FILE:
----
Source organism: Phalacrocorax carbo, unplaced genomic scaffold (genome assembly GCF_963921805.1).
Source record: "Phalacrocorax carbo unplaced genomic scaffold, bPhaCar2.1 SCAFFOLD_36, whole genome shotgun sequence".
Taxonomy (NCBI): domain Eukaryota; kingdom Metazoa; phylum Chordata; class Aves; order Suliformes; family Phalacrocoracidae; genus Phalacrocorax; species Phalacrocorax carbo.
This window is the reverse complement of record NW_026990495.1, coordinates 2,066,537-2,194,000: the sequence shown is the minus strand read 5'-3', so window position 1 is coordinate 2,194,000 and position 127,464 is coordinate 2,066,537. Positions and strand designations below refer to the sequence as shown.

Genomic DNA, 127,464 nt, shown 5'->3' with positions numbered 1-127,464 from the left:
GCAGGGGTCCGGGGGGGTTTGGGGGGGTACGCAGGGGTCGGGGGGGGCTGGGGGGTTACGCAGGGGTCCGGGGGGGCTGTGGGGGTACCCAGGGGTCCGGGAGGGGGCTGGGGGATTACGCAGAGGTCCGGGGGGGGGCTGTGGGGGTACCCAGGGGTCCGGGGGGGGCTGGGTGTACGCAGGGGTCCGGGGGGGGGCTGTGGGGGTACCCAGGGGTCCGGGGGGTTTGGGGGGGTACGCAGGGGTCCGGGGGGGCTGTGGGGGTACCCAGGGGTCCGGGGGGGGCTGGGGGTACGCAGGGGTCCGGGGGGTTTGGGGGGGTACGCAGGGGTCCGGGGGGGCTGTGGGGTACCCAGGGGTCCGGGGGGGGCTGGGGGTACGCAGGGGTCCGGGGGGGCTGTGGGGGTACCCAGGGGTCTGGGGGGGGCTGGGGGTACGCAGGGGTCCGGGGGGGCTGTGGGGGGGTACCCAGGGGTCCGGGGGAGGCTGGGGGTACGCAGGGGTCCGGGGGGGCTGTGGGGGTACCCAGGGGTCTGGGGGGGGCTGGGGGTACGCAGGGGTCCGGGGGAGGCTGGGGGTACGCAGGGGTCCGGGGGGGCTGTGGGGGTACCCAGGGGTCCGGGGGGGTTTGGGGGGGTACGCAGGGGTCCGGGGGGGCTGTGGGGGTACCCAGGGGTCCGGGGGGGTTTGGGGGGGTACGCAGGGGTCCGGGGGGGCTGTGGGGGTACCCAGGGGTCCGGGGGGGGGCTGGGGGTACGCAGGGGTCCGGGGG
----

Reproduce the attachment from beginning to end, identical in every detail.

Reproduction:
Source organism: Phalacrocorax carbo, unplaced genomic scaffold (genome assembly GCF_963921805.1).
Source record: "Phalacrocorax carbo unplaced genomic scaffold, bPhaCar2.1 SCAFFOLD_36, whole genome shotgun sequence".
Taxonomy (NCBI): domain Eukaryota; kingdom Metazoa; phylum Chordata; class Aves; order Suliformes; family Phalacrocoracidae; genus Phalacrocorax; species Phalacrocorax carbo.
This window is the reverse complement of record NW_026990495.1, coordinates 2,066,537-2,194,000: the sequence shown is the minus strand read 5'-3', so window position 1 is coordinate 2,194,000 and position 127,464 is coordinate 2,066,537. Positions and strand designations below refer to the sequence as shown.

Genomic DNA, 127,464 nt, shown 5'->3' with positions numbered 1-127,464 from the left:
GCAGGGGTCCGGGGGGGTTTGGGGGGGTACGCAGGGGTCGGGGGGGGCTGGGGGGTTACGCAGGGGTCCGGGGGGGCTGTGGGGGTACCCAGGGGTCCGGGAGGGGGCTGGGGGATTACGCAGAGGTCCGGGGGGGGGCTGTGGGGGTACCCAGGGGTCCGGGGGGGGCTGGGTGTACGCAGGGGTCCGGGGGGGGGCTGTGGGGGTACCCAGGGGTCCGGGGGGTTTGGGGGGGTACGCAGGGGTCCGGGGGGGCTGTGGGGGTACCCAGGGGTCCGGGGGGGGCTGGGGGTACGCAGGGGTCCGGGGGGTTTGGGGGGGTACGCAGGGGTCCGGGGGGGCTGTGGGGTACCCAGGGGTCCGGGGGGGGCTGGGGGTACGCAGGGGTCCGGGGGGGCTGTGGGGGTACCCAGGGGTCTGGGGGGGGCTGGGGGTACGCAGGGGTCCGGGGGGGCTGTGGGGGGGTACCCAGGGGTCCGGGGGAGGCTGGGGGTACGCAGGGGTCCGGGGGGGCTGTGGGGGTACCCAGGGGTCTGGGGGGGGCTGGGGGTACGCAGGGGTCCGGGGGAGGCTGGGGGTACGCAGGGGTCCGGGGGGGCTGTGGGGGTACCCAGGGGTCCGGGGGGGTTTGGGGGGGTACGCAGGGGTCCGGGGGGGCTGTGGGGGTACCCAGGGGTCCGGGGGGGTTTGGGGGGGTACGCAGGGGTCCGGGGGGGCTGTGGGGGTACCCAGGGGTCCGGGGGGGGGCTGGGGGTACGCAGGGGTCCGGGGG